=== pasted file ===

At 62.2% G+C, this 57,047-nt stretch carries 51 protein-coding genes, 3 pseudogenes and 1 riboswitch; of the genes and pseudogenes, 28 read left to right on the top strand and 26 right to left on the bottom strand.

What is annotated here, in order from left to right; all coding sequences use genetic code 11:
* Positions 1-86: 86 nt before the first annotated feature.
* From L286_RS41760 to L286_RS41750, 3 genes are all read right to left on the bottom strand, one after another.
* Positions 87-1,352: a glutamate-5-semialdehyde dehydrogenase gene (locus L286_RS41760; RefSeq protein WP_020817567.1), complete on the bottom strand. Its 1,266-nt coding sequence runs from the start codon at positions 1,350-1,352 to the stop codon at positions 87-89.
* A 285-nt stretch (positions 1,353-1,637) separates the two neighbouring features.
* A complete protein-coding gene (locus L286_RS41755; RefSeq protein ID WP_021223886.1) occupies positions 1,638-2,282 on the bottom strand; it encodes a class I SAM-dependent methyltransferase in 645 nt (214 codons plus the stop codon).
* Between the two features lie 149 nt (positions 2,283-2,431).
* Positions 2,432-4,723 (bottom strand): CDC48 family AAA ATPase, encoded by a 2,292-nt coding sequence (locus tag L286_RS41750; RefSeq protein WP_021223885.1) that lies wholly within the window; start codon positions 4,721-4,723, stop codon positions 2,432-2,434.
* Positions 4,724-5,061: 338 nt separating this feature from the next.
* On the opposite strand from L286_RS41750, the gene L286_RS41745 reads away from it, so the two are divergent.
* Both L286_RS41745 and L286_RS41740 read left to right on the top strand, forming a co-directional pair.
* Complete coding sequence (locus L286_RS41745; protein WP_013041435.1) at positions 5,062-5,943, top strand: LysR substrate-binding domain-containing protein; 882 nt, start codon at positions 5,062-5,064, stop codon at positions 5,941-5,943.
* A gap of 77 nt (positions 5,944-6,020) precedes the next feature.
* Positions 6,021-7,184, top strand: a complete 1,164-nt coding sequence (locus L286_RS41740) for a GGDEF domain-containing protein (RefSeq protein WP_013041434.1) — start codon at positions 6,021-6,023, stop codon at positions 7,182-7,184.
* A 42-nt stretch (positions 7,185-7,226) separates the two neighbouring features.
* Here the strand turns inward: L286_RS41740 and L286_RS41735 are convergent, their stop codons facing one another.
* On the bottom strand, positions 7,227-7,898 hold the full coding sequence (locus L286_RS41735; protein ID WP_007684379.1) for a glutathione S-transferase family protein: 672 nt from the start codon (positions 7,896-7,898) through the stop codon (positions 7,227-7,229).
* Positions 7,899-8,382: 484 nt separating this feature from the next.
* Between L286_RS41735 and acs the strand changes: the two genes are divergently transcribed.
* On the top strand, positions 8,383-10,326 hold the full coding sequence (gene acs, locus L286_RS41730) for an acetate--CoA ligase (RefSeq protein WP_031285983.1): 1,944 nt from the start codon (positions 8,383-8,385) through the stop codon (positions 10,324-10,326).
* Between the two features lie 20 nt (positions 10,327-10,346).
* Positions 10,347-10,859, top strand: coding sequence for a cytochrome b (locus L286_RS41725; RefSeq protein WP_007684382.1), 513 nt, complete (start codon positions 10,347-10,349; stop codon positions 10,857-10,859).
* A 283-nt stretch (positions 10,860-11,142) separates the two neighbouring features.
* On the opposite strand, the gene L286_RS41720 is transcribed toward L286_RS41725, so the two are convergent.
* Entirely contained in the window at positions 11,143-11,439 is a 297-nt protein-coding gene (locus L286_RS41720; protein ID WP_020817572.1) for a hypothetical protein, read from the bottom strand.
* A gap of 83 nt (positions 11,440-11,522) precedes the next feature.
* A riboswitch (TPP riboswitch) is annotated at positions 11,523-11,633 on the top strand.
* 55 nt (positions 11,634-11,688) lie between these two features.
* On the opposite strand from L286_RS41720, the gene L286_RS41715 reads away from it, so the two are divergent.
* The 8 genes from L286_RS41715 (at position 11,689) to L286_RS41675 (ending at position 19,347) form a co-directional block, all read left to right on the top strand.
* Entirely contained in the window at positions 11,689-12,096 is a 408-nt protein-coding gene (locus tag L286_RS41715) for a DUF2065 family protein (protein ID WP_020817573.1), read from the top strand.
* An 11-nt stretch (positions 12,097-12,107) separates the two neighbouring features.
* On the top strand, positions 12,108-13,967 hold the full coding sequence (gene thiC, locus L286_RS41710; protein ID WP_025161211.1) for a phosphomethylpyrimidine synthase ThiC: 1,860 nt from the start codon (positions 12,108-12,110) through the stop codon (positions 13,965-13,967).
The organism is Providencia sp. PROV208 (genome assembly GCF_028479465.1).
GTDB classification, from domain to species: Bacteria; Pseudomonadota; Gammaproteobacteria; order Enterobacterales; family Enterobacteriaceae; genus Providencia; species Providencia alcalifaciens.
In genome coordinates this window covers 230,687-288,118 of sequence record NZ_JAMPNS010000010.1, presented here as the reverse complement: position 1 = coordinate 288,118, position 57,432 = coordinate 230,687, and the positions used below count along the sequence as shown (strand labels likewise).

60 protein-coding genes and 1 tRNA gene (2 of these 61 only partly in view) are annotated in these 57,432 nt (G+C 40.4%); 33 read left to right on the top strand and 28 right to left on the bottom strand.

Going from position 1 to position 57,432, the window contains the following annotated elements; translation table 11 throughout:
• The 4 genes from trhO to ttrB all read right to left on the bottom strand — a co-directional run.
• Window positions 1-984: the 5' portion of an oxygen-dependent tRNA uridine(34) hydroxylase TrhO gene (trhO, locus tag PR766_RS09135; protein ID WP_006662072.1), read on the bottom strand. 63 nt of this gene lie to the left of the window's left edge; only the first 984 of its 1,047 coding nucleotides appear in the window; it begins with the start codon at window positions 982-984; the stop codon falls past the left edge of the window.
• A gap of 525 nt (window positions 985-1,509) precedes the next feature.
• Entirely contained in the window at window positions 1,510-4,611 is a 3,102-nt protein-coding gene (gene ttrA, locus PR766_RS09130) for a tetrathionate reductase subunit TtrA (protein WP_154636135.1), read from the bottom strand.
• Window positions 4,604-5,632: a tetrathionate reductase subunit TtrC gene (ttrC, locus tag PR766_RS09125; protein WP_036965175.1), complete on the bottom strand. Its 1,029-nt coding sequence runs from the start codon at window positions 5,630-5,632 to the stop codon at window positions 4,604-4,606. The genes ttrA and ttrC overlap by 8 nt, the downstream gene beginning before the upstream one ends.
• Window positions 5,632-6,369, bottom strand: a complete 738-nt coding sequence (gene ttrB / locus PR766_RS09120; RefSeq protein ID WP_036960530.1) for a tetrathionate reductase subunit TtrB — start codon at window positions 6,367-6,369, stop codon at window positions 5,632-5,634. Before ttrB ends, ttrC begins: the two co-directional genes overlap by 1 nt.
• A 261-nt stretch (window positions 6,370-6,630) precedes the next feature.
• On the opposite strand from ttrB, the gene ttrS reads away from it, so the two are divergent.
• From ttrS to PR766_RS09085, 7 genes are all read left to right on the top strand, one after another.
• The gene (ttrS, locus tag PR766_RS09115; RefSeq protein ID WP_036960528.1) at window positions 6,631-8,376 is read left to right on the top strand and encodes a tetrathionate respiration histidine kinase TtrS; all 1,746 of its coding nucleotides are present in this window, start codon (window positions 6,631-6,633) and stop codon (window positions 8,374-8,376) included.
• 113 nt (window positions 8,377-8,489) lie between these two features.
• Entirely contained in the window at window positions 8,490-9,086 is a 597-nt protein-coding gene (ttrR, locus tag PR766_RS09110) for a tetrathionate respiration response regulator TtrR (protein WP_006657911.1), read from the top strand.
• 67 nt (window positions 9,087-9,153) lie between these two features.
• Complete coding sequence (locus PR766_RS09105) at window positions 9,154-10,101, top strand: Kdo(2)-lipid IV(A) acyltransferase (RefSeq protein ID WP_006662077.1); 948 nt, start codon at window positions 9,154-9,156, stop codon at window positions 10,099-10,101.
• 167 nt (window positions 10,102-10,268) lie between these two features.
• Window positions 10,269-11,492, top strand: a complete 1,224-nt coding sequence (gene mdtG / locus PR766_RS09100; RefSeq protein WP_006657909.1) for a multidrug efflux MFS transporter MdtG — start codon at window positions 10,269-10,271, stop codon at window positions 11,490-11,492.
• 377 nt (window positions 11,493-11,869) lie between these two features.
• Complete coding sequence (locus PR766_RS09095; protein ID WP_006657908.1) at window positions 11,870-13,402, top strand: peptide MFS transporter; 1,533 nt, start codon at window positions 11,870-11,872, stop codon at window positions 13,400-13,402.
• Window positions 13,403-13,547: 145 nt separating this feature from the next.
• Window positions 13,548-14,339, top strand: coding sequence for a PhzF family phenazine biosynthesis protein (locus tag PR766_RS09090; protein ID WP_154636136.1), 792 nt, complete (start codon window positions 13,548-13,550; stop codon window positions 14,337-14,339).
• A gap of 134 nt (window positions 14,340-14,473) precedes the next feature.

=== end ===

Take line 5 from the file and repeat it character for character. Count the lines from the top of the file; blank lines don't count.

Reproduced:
* Positions 87-1,352: a glutamate-5-semialdehyde dehydrogenase gene (locus L286_RS41760; RefSeq protein WP_020817567.1), complete on the bottom strand. Its 1,266-nt coding sequence runs from the start codon at positions 1,350-1,352 to the stop codon at positions 87-89.